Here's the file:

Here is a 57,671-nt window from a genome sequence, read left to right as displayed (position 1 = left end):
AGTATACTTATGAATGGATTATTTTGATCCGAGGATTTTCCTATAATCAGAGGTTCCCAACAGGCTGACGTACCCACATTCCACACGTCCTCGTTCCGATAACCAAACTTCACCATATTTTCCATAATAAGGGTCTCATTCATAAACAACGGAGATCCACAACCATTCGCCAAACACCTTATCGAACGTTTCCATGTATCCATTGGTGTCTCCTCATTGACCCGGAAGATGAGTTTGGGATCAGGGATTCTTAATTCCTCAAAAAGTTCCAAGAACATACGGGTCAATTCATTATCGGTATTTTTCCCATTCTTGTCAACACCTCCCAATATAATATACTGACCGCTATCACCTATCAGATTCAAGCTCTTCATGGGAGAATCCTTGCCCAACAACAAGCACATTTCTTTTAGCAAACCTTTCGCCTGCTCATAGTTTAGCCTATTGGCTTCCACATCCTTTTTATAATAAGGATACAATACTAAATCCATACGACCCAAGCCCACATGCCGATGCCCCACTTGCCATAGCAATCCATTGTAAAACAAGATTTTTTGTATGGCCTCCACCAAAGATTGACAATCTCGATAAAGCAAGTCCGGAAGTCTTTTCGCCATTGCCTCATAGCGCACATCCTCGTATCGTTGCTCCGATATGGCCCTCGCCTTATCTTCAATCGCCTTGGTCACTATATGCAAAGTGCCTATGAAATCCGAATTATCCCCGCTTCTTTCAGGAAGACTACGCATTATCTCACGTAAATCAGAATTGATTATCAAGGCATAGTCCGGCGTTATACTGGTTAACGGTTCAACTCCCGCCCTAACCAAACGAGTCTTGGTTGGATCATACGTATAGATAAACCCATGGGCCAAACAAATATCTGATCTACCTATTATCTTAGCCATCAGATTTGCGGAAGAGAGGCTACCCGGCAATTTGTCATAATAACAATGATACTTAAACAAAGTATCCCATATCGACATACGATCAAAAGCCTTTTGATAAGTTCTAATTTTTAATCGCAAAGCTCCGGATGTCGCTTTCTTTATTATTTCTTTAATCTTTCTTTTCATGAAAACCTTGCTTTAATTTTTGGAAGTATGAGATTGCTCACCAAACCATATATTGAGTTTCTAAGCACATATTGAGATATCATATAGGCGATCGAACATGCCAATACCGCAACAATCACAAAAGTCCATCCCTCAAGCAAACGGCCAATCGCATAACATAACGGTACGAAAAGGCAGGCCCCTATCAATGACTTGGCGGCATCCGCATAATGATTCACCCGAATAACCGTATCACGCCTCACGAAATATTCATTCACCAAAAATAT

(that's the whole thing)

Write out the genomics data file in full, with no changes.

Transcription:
Here is a 57,671-nt window from a genome sequence, read left to right as displayed (position 1 = left end):
AGTATACTTATGAATGGATTATTTTGATCCGAGGATTTTCCTATAATCAGAGGTTCCCAACAGGCTGACGTACCCACATTCCACACGTCCTCGTTCCGATAACCAAACTTCACCATATTTTCCATAATAAGGGTCTCATTCATAAACAACGGAGATCCACAACCATTCGCCAAACACCTTATCGAACGTTTCCATGTATCCATTGGTGTCTCCTCATTGACCCGGAAGATGAGTTTGGGATCAGGGATTCTTAATTCCTCAAAAAGTTCCAAGAACATACGGGTCAATTCATTATCGGTATTTTTCCCATTCTTGTCAACACCTCCCAATATAATATACTGACCGCTATCACCTATCAGATTCAAGCTCTTCATGGGAGAATCCTTGCCCAACAACAAGCACATTTCTTTTAGCAAACCTTTCGCCTGCTCATAGTTTAGCCTATTGGCTTCCACATCCTTTTTATAATAAGGATACAATACTAAATCCATACGACCCAAGCCCACATGCCGATGCCCCACTTGCCATAGCAATCCATTGTAAAACAAGATTTTTTGTATGGCCTCCACCAAAGATTGACAATCTCGATAAAGCAAGTCCGGAAGTCTTTTCGCCATTGCCTCATAGCGCACATCCTCGTATCGTTGCTCCGATATGGCCCTCGCCTTATCTTCAATCGCCTTGGTCACTATATGCAAAGTGCCTATGAAATCCGAATTATCCCCGCTTCTTTCAGGAAGACTACGCATTATCTCACGTAAATCAGAATTGATTATCAAGGCATAGTCCGGCGTTATACTGGTTAACGGTTCAACTCCCGCCCTAACCAAACGAGTCTTGGTTGGATCATACGTATAGATAAACCCATGGGCCAAACAAATATCTGATCTACCTATTATCTTAGCCATCAGATTTGCGGAAGAGAGGCTACCCGGCAATTTGTCATAATAACAATGATACTTAAACAAAGTATCCCATATCGACATACGATCAAAAGCCTTTTGATAAGTTCTAATTTTTAATCGCAAAGCTCCGGATGTCGCTTTCTTTATTATTTCTTTAATCTTTCTTTTCATGAAAACCTTGCTTTAATTTTTGGAAGTATGAGATTGCTCACCAAACCATATATTGAGTTTCTAAGCACATATTGAGATATCATATAGGCGATCGAACATGCCAATACCGCAACAATCACAAAAGTCCATCCCTCAAGCAAACGGCCAATCGCATAACATAACGGTACGAAAAGGCAGGCCCCTATCAATGACTTGGCGGCATCCGCATAATGATTCACCCGAATAACCGTATCACGCCTCACGAAATATTCATTCACCAAAAATAT